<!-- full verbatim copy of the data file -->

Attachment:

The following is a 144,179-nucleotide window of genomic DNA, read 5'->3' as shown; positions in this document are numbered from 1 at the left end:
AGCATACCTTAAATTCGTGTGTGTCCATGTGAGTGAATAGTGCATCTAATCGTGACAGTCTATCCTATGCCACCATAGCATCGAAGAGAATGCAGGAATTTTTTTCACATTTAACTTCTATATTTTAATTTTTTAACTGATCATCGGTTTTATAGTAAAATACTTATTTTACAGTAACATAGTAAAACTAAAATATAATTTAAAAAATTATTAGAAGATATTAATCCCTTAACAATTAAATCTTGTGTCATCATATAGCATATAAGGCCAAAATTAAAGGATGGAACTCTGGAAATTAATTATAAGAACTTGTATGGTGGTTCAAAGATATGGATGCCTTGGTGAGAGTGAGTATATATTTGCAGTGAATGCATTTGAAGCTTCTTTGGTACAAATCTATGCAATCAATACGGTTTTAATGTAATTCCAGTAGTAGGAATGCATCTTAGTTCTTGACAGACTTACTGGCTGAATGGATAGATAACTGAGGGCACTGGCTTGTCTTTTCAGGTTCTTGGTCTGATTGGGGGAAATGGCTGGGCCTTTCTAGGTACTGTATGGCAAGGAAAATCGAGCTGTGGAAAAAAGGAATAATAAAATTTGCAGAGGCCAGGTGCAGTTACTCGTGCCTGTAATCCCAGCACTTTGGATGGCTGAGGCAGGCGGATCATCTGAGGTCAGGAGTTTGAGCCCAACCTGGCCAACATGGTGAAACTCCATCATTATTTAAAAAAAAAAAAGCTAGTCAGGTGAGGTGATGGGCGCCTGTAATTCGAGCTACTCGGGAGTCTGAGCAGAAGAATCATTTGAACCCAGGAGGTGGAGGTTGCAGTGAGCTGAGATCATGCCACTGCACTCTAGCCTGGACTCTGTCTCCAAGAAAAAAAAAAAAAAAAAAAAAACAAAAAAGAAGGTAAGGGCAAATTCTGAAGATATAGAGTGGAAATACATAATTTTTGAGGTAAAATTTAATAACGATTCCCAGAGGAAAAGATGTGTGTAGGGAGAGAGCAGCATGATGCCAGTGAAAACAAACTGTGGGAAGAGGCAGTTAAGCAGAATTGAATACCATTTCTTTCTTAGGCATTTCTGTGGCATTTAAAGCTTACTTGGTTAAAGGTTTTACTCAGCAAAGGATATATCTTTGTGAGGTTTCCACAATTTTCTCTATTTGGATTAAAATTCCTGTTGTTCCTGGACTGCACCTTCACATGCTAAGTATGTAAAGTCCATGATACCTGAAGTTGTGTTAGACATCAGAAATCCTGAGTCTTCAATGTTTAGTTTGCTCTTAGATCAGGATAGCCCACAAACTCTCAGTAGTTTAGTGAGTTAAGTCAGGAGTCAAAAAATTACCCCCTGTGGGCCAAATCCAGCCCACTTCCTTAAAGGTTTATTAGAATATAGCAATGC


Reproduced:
The following is a 144,179-nucleotide window of genomic DNA, read 5'->3' as shown; positions in this document are numbered from 1 at the left end:
AGCATACCTTAAATTCGTGTGTGTCCATGTGAGTGAATAGTGCATCTAATCGTGACAGTCTATCCTATGCCACCATAGCATCGAAGAGAATGCAGGAATTTTTTTCACATTTAACTTCTATATTTTAATTTTTTAACTGATCATCGGTTTTATAGTAAAATACTTATTTTACAGTAACATAGTAAAACTAAAATATAATTTAAAAAATTATTAGAAGATATTAATCCCTTAACAATTAAATCTTGTGTCATCATATAGCATATAAGGCCAAAATTAAAGGATGGAACTCTGGAAATTAATTATAAGAACTTGTATGGTGGTTCAAAGATATGGATGCCTTGGTGAGAGTGAGTATATATTTGCAGTGAATGCATTTGAAGCTTCTTTGGTACAAATCTATGCAATCAATACGGTTTTAATGTAATTCCAGTAGTAGGAATGCATCTTAGTTCTTGACAGACTTACTGGCTGAATGGATAGATAACTGAGGGCACTGGCTTGTCTTTTCAGGTTCTTGGTCTGATTGGGGGAAATGGCTGGGCCTTTCTAGGTACTGTATGGCAAGGAAAATCGAGCTGTGGAAAAAAGGAATAATAAAATTTGCAGAGGCCAGGTGCAGTTACTCGTGCCTGTAATCCCAGCACTTTGGATGGCTGAGGCAGGCGGATCATCTGAGGTCAGGAGTTTGAGCCCAACCTGGCCAACATGGTGAAACTCCATCATTATTTAAAAAAAAAAAAGCTAGTCAGGTGAGGTGATGGGCGCCTGTAATTCGAGCTACTCGGGAGTCTGAGCAGAAGAATCATTTGAACCCAGGAGGTGGAGGTTGCAGTGAGCTGAGATCATGCCACTGCACTCTAGCCTGGACTCTGTCTCCAAGAAAAAAAAAAAAAAAAAAAAAACAAAAAAGAAGGTAAGGGCAAATTCTGAAGATATAGAGTGGAAATACATAATTTTTGAGGTAAAATTTAATAACGATTCCCAGAGGAAAAGATGTGTGTAGGGAGAGAGCAGCATGATGCCAGTGAAAACAAACTGTGGGAAGAGGCAGTTAAGCAGAATTGAATACCATTTCTTTCTTAGGCATTTCTGTGGCATTTAAAGCTTACTTGGTTAAAGGTTTTACTCAGCAAAGGATATATCTTTGTGAGGTTTCCACAATTTTCTCTATTTGGATTAAAATTCCTGTTGTTCCTGGACTGCACCTTCACATGCTAAGTATGTAAAGTCCATGATACCTGAAGTTGTGTTAGACATCAGAAATCCTGAGTCTTCAATGTTTAGTTTGCTCTTAGATCAGGATAGCCCACAAACTCTCAGTAGTTTAGTGAGTTAAGTCAGGAGTCAAAAAATTACCCCCTGTGGGCCAAATCCAGCCCACTTCCTTAAAGGTTTATTAGAATATAGCAATGC